The next company that came to my mind may come as a surprise. Voxeljet AG (NYSE:VJET), a German maker of commercial and industrial 3D printers, has made a boomerang of its share price since the company held its IPO in November of 2013. Despite extremely low machine sales, Voxeljet's massive capabilities in scale and speed of production make it a reasonable target for Wal-Mart. I believe that Wal-Mart would benefit more from commercial applications of 3D printing than industrial or consumer applications. Voxeljet's machines are the most heavily slanted towards the commercial space.
With its current market cap of only $216 million (as of 6-5-2014), Voxeljet is much more affordable than 3D Systems. Voxeljet's P/S ratio of 20 is not an encouraging sign; however, sales may not be as much of a concern if Wal-Mart decides to use their machines for direct manufacturing purposes. Voxeljet does not provide any metal 3D printing products or services. This should not be a concern for Wal-Mart given that so many of their products do not have metal components.
Other possibilities include privately-held companies like Germany-based EOS. Although it is hard to point out any private companies that would be of exceptional use to Wal-Mart, there are probably many hidden gems remaining that could fit in well with the company's plan to accelerate its pace of acquisitions.
It may be worth noting that I do not believe Arcam AB (OTCPK:AMAVF) will be an acquisition target. Arcam is much more geared towards medical and aerospace applications. Perhaps more surprisingly, I do not consider Stratasys Ltd. (NASDAQ:SSYS) to be acquisition material for Wal-Mart. Although Stratasys offers a vast array of products and services, it also offers a more niche array of products and services. Furthermore, Stratasys has not been widely discussed as an acquisition for any major company.
Risks, Questions, and Concerns
1) Wal-Mart has a market cap of $250 billion. This means that it would be hard for any type of 3D printing acquisition, speculation, or news to have a significant and immediate impact on share price.
2) How long will it take for 3D printers to displace American Wal-Mart workers? It will probably take a lot of training and trials before any long-term plans involving 3D printing are implemented. Given Wal-Mart's domestic labor issues and the international concerns that were expressed by another Seeking Alpha contributor, the company's revenue, net income, and share price could continue to decline in the short-term future.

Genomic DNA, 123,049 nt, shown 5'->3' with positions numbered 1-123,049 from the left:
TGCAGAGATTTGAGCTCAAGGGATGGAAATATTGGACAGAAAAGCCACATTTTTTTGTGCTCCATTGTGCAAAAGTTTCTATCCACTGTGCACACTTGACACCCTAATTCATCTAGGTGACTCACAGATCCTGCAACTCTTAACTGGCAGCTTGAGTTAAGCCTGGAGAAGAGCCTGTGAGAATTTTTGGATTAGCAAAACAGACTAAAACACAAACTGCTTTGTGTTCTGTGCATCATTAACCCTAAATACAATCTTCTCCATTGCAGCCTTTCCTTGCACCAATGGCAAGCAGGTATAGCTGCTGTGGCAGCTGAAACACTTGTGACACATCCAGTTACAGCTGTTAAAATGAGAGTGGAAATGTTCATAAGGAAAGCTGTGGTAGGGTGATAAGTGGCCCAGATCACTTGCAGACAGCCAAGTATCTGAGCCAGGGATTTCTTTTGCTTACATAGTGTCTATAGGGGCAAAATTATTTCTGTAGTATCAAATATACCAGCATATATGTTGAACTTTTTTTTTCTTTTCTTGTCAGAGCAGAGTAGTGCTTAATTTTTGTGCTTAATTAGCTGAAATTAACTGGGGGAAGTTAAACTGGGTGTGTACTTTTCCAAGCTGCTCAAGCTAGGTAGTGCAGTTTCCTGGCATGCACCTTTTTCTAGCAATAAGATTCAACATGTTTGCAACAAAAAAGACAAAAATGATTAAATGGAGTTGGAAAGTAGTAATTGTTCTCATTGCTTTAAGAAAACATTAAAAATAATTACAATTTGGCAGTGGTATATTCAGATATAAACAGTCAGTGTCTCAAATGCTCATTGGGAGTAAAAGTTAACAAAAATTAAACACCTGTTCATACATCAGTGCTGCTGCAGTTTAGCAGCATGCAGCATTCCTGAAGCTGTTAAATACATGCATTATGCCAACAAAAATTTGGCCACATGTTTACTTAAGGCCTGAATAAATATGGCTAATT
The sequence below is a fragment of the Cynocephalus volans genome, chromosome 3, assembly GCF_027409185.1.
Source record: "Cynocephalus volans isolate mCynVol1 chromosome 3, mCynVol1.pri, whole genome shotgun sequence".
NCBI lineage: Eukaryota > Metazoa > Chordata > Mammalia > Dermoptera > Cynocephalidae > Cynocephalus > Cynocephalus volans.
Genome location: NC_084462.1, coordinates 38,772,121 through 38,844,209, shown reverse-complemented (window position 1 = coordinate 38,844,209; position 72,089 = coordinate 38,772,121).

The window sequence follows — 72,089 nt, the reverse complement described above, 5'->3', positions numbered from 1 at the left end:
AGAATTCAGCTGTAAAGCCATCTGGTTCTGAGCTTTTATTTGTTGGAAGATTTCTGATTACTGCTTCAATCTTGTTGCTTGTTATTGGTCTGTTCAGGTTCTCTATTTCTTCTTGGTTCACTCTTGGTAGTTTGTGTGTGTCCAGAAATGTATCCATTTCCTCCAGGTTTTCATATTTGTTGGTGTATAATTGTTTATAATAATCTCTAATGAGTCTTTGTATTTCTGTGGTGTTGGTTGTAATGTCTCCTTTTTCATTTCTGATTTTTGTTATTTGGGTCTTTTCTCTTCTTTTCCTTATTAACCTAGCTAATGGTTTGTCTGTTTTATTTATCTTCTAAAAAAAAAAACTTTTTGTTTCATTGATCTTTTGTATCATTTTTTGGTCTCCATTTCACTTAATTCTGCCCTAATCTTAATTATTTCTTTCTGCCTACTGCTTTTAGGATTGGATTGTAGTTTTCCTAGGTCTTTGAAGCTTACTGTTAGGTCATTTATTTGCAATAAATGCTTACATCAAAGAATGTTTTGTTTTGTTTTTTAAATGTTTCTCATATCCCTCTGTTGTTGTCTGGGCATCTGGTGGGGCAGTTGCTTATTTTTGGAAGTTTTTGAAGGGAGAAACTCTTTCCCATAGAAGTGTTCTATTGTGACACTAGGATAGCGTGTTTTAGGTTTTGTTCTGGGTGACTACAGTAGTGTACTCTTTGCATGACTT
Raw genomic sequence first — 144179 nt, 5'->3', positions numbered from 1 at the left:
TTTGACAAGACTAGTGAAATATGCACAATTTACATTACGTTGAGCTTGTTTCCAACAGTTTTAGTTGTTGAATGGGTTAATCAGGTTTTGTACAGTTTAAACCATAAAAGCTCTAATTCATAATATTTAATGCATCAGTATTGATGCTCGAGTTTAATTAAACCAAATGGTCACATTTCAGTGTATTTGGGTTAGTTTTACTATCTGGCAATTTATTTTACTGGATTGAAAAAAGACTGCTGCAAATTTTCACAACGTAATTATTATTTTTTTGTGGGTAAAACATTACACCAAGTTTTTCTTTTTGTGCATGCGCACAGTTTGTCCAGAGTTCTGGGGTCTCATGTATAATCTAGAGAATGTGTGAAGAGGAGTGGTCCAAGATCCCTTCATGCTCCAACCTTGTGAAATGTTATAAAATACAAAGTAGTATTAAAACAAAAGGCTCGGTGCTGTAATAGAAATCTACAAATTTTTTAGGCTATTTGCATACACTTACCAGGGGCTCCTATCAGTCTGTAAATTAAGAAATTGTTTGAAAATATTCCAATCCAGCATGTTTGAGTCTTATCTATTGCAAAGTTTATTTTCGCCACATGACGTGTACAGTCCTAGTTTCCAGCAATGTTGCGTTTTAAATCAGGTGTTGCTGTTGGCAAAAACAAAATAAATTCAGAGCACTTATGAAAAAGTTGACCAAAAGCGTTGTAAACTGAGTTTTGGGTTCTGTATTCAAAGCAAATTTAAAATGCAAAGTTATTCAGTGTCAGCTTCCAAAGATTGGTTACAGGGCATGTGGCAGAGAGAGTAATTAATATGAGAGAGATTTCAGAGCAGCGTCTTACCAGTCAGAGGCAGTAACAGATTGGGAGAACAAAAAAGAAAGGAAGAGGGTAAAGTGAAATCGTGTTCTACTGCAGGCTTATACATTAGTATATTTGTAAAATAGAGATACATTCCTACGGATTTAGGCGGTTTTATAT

3) Should I buy Wal-Mart now that they have announced plans to potentially enter the exciting 3D printing space? Even though I believe that 3D printing has the potential to redefine Wal-Mart's operations and take the company to a new level, I do not consider the stock a buy. I consider it to be a hold. It would take years for 3D printing to fundamentally impact a company like Wal-Mart. Furthermore, nothing is guaranteed. If Wal-Mart does decide to make a 3D printing acquisition, then the entire 3D printing sector is likely to gain of momentum. When a top-10 company makes a significant investment in a new technology, investor confidence tends to rise throughout the entire sector.
4) Online Retailers and dollar stores remain as threats. These competitors should not be blown out of proportion, but they have continued to take away Wal-Mart's market share nonetheless.
5) Wal-Mart has already made a deal with Plug Power Inc. (PLUG) this year. Are they getting desperate? I believe they are definitely trying to think outside the box to save money. There is a fine line between taking risks and being desperate.
I do not believe investors should buy shares of Wal-Mart merely based on the possibility that they might use 3D printers. The company is dealing with a lot right now. Based on the company's history, there are reasons to believe it will come back strong. If anything, I believe the future of Wal-Mart should encourage current holders not to sell.
For the pure 3D printing companies that I discussed as possible acquisition targets, including 3D Systems and Voxeljet, there could be huge upside due to a prospective acquisition by Wal-Mart. If Wal-Mart actually acquires a 3D printing company, then the sector will regain a significant portion of the investor confidence that was lost earlier this year.
Disclosure: I am long DDD, SSYS, AMAVF. I wrote this article myself, and it expresses my own opinions. I am not receiving compensation for it (other than from Seeking Alpha). I have no business relationship with any company whose stock is mentioned in this article.